artOne expert claims she did not
News
Ernesto Che Guevara and Fidel Castro, right, met at Havana Golf Club in 1962 to mock the game
newsFidel Castro ridiculed the game – but now investment in leisure resort projects is welcome
News
Hackers revealed Oscar-winning actress Lawrence was paid less than her male co-stars in American Hustle
people
Arts and Entertainment
Clueless? Locked-door mysteries are the ultimate manifestation of the cerebral detective story
booksAs a new collection of the genre’s best is published, its editor explains the rules of engagement
Sport
Robin van Persie is blocked by Hugo Lloris
footballTottenham vs Manchester United match report
Latest stories from i100
Have you tried new the Independent Digital Edition apps?
Independent Dating
and  

By clicking 'Search' you
are agreeing to our
Terms of Use.

iJobs Job Widget
iJobs General

Recruitment Genius: Business Manager

£32000 - £40000 per annum: Recruitment Genius: A Business Manager is required ...

Recruitment Genius: Operations Manager

£45000 - £55000 per annum: Recruitment Genius: This is an exciting opportunity...

Recruitment Genius: Panel & Cabinet Wireman

£20000 per annum: Recruitment Genius: Panel Wireman required for small electro...

Recruitment Genius: Electronics Test Engineer

£25000 - £27000 per annum: Recruitment Genius: An SME based in East Cheshire, ...

Day In a Page

A timely reminder of the bloody anniversary we all forgot

A timely reminder of the bloody anniversary we all forgot

Who remembers that this week we enter the 150th anniversary year of the end of the American Civil War, asks Robert Fisk
Homeless Veterans appeal: Former soldiers pay their respects to a friend who also served

Homeless Veterans appeal

Former soldiers pay their respects to a friend who also served
Downfall of Dustin 'Screech' Diamond, the 'Saved By The Bell' star charged with bar stabbing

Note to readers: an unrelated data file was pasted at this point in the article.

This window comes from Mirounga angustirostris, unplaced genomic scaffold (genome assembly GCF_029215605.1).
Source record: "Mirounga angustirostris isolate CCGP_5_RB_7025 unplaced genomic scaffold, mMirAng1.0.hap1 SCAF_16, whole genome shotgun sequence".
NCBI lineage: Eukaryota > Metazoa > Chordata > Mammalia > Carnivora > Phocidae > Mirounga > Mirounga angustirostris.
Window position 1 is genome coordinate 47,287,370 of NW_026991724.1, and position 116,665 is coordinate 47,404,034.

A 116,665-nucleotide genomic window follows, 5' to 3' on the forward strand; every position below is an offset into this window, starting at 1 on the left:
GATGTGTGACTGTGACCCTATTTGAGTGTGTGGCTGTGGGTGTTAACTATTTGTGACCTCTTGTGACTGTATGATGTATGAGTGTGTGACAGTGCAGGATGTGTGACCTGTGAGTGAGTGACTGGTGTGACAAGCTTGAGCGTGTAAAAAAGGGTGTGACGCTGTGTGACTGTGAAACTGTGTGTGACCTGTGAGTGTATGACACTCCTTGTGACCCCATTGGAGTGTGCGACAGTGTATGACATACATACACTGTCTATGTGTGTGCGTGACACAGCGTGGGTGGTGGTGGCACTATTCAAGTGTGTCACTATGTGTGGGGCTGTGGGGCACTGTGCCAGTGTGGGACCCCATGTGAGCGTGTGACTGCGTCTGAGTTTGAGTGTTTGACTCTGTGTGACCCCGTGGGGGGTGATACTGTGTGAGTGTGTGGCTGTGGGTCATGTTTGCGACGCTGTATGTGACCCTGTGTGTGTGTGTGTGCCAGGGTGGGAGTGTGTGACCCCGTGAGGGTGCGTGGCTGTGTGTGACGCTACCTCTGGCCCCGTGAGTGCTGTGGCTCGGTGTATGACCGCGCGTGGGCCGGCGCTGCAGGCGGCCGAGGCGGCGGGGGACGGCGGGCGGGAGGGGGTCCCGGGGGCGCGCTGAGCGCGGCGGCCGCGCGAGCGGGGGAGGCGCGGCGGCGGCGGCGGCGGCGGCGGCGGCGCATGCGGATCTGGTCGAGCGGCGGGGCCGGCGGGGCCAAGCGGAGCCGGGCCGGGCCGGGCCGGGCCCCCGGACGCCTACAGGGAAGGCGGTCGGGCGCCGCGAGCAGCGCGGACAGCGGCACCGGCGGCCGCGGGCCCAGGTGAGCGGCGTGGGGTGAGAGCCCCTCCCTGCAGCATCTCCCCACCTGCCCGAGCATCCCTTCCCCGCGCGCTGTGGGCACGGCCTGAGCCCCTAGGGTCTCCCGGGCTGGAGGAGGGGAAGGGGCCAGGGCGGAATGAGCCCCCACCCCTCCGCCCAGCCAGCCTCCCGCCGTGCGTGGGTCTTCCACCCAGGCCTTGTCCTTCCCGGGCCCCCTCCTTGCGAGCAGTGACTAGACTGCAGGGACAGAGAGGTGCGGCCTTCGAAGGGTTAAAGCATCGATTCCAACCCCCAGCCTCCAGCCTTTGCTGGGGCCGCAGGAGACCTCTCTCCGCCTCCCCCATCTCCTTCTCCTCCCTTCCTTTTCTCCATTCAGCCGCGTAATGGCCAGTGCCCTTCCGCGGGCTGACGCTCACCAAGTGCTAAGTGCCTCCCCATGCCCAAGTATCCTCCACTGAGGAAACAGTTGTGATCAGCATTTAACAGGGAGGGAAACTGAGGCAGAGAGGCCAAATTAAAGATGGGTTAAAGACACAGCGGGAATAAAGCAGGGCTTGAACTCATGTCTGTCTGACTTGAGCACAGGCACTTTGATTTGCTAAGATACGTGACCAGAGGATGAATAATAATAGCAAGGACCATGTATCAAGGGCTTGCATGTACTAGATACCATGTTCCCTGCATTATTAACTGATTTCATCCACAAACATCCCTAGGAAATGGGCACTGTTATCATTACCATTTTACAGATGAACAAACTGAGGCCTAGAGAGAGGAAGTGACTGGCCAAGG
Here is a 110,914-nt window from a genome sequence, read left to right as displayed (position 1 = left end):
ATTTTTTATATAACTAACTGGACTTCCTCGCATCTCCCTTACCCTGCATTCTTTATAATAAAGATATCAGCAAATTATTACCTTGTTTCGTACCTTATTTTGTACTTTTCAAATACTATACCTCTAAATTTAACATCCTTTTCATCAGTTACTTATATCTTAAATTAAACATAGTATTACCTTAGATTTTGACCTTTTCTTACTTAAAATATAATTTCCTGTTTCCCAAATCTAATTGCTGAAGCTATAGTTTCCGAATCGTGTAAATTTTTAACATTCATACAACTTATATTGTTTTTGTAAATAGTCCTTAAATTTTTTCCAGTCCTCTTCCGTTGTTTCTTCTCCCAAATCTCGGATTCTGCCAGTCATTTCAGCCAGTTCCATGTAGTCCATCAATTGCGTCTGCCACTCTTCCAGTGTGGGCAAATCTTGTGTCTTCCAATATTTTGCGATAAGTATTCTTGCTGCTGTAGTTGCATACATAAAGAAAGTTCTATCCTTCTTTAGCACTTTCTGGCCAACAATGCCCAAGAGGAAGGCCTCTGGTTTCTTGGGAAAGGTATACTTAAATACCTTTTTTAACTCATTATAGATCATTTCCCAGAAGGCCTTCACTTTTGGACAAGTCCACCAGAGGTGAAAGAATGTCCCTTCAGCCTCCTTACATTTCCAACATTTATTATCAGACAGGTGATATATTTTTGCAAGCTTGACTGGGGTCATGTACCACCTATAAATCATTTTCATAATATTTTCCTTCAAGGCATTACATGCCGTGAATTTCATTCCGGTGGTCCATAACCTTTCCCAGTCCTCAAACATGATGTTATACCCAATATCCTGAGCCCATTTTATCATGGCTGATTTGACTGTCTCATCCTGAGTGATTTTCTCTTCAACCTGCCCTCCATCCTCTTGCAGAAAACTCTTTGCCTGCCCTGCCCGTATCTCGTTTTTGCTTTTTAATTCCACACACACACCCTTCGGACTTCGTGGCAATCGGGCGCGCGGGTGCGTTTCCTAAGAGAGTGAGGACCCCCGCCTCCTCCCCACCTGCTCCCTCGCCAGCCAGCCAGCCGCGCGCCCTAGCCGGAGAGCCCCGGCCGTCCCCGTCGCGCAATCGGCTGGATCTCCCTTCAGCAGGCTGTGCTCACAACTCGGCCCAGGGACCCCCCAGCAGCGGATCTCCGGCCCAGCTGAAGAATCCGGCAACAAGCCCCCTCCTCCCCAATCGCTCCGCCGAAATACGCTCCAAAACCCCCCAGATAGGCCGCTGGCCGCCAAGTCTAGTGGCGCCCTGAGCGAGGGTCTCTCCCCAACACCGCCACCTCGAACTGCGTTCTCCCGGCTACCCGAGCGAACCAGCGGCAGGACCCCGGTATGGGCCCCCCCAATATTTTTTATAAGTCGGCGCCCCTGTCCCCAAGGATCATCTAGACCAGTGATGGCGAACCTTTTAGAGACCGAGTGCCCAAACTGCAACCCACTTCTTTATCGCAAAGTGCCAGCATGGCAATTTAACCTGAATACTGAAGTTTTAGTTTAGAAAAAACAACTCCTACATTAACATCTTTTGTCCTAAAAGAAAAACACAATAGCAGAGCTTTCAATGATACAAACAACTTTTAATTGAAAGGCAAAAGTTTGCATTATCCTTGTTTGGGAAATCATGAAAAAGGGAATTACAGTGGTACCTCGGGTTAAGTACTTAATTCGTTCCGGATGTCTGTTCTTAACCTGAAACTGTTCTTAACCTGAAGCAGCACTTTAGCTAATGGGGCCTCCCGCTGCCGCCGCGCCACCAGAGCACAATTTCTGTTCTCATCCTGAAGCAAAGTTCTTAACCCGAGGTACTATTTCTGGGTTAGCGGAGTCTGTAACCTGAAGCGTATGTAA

Scarred by the bell

The downfall of the TV star charged with bar stabbing
Why 2014 was a year of technological let-downs

Why 2014 was a year of technological let-downs

Security breaches and overhyped start-ups dominated a year in which very little changed (save the size of your phone)
Cuba's golf revolution: But will the revolutionary nation take 'bourgeois' game to its heart?

Will revolutionary Cuba take 'bourgeois' golf to its heart?

Fidel Castro ridiculed the game – but now investment in leisure resort projects is welcome
The Locked Room Mysteries: As a new collection of the genre’s best is published, its editor Otto Penzler explains the rules of engagement

The Locked Room Mysteries

As a new collection of the genre’s best is published, its editor explains the rules of engagement
Amy Adams on playing painter Margaret Keane in Tim Burton's Big Eyes

How I made myself Keane

Amy Adams hadn’t wanted to take the role of artist Margaret Keane, because she’d had enough of playing victims. But then she had a daughter, and saw the painter in a new light
Ed Richards: Parting view of Ofcom chief. . . we hate jokes on the disabled

Parting view of Ofcom chief... we hate jokes on the disabled

Bad language once got TV viewers irate, inciting calls to broadcasting switchboards. But now there is a worse offender, says retiring head of the media watchdog, Ed Richards
A look back at fashion in 2014: Wear in review

Wear in review

A look back at fashion in 2014
Ian Herbert: My 10 hopes for sport in 2015. Might just one of them happen?

Ian Herbert: My 10 hopes for sport in 2015

Might just one of them happen?
War with Isis: The West needs more than a White Knight

The West needs more than a White Knight

Despite billions spent on weapons, the US has not been able to counter Isis's gruesome tactics, says Patrick Cockburn
Return to Helmand: Private Davey Graham recalls the day he was shot by the Taliban

'The day I was shot by the Taliban'

Private Davey Graham was shot five times during an ambush in 2007 - it was the first, controversial photograph to show the dangers our soldiers faced in Helmand province
Revealed: the best and worst airlines for delays

Revealed: the best and worst airlines for delays

Many flyers are failing to claim compensation to which they are entitled, a new survey has found
The stories that defined 2014: From the Scottish independence referendum to the Ice Bucket Challenge, our writers voice their opinions

The stories that defined 2014

From the Scottish independence referendum to the Ice Bucket Challenge, our writers voice their opinions
Stoke-on-Trent becomes first British city to be classified as 'disaster resilient' by the United Nations

Disaster looming? Now you know where to head...

Which British city has become the first to be awarded special 'resilience' status by the UN?